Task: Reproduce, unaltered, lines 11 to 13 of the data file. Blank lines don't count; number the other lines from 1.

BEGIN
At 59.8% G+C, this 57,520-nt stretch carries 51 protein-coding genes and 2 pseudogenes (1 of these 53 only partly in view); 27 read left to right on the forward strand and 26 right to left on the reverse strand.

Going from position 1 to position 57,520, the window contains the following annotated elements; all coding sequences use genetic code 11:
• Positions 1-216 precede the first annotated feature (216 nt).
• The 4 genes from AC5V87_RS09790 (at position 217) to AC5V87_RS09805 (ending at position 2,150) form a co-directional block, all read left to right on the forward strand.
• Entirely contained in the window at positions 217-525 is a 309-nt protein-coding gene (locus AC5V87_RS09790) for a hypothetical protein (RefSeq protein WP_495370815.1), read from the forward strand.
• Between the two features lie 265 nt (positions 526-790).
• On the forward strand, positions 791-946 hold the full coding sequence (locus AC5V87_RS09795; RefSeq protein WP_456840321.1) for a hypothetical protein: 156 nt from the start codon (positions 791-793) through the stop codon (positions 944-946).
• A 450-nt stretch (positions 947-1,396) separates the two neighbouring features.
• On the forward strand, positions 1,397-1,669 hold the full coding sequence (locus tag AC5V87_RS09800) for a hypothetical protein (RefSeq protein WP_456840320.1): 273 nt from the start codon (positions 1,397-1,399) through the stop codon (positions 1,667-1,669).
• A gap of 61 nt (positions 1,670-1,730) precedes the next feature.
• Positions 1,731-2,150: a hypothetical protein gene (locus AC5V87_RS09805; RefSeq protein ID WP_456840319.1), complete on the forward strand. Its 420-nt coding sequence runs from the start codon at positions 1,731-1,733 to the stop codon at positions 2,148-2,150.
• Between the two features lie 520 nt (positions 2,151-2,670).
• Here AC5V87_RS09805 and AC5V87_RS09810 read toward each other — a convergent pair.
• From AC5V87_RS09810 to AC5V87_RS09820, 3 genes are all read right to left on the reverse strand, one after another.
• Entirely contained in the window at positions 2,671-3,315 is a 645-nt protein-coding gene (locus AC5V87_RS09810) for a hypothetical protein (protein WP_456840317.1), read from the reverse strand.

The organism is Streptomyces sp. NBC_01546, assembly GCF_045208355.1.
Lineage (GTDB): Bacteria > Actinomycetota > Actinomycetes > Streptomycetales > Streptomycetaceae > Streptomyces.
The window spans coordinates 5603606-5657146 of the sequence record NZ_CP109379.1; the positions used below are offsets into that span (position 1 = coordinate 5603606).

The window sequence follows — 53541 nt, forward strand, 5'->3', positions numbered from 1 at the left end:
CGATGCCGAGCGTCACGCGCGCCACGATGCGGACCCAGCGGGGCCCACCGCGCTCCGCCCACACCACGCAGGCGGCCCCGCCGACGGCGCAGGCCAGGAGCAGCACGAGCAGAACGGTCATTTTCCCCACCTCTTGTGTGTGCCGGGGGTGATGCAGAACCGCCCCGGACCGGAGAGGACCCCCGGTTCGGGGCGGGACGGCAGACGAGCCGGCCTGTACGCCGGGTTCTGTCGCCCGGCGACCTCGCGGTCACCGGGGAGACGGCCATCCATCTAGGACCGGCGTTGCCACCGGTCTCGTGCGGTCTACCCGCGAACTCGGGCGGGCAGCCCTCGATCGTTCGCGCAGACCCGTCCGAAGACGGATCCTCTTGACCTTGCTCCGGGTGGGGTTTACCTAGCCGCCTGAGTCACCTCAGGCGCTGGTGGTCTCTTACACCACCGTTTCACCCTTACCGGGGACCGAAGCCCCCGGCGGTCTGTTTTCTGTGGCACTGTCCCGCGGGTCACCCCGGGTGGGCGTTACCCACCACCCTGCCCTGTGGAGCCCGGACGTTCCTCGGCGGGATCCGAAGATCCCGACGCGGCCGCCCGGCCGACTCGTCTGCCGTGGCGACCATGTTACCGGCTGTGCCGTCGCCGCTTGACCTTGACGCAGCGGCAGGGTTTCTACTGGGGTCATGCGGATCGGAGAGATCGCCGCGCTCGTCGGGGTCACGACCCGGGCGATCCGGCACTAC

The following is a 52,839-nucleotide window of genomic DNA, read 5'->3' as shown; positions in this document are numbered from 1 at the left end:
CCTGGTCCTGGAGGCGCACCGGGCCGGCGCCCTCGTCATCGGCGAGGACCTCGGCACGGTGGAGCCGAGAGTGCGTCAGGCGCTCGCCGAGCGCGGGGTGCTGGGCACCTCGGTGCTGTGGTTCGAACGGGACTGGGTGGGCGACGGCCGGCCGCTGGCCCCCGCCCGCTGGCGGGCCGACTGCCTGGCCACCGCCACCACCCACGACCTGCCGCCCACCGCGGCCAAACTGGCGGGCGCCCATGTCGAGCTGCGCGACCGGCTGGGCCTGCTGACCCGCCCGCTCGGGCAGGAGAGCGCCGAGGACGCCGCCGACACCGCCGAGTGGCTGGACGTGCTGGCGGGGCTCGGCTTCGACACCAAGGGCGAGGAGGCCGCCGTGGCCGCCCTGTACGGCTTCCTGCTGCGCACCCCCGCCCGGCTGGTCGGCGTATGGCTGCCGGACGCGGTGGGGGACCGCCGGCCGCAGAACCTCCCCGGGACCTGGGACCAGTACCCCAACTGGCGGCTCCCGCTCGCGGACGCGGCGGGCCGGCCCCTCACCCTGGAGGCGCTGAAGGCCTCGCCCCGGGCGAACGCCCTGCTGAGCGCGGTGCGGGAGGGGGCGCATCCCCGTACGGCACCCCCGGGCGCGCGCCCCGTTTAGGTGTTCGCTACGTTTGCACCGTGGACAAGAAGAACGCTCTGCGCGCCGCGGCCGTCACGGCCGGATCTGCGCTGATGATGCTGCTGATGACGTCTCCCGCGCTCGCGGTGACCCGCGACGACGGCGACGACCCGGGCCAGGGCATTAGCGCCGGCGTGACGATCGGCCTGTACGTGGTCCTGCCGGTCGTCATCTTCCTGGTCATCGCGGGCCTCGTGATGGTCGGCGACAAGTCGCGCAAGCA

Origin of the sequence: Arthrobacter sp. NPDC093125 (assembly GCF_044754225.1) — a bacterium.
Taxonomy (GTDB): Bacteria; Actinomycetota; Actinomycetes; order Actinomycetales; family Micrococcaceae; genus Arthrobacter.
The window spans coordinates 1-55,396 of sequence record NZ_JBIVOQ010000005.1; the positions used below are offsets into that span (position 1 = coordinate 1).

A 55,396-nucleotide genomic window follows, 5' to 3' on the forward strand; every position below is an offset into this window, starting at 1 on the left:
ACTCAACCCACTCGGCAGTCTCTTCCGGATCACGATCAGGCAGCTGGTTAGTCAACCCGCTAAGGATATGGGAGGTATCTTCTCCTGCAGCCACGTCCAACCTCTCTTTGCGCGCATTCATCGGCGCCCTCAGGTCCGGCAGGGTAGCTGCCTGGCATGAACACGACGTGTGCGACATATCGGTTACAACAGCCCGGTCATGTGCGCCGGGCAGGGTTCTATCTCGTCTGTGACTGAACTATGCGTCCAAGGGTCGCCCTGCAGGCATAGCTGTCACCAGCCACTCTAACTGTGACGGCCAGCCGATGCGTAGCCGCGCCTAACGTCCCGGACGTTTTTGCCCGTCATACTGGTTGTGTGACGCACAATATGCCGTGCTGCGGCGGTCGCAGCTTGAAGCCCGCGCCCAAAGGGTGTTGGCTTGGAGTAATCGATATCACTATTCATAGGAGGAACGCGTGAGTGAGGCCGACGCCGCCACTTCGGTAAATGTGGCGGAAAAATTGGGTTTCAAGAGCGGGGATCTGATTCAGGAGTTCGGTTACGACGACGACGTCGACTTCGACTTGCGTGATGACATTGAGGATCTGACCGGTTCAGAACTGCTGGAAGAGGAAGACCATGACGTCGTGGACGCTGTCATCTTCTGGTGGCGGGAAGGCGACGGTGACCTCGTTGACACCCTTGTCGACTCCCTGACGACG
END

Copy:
• Positions 1,731-2,150: a hypothetical protein gene (locus AC5V87_RS09805; RefSeq protein ID WP_456840319.1), complete on the forward strand. Its 420-nt coding sequence runs from the start codon at positions 1,731-1,733 to the stop codon at positions 2,148-2,150.
• Between the two features lie 520 nt (positions 2,151-2,670).
• Here AC5V87_RS09805 and AC5V87_RS09810 read toward each other — a convergent pair.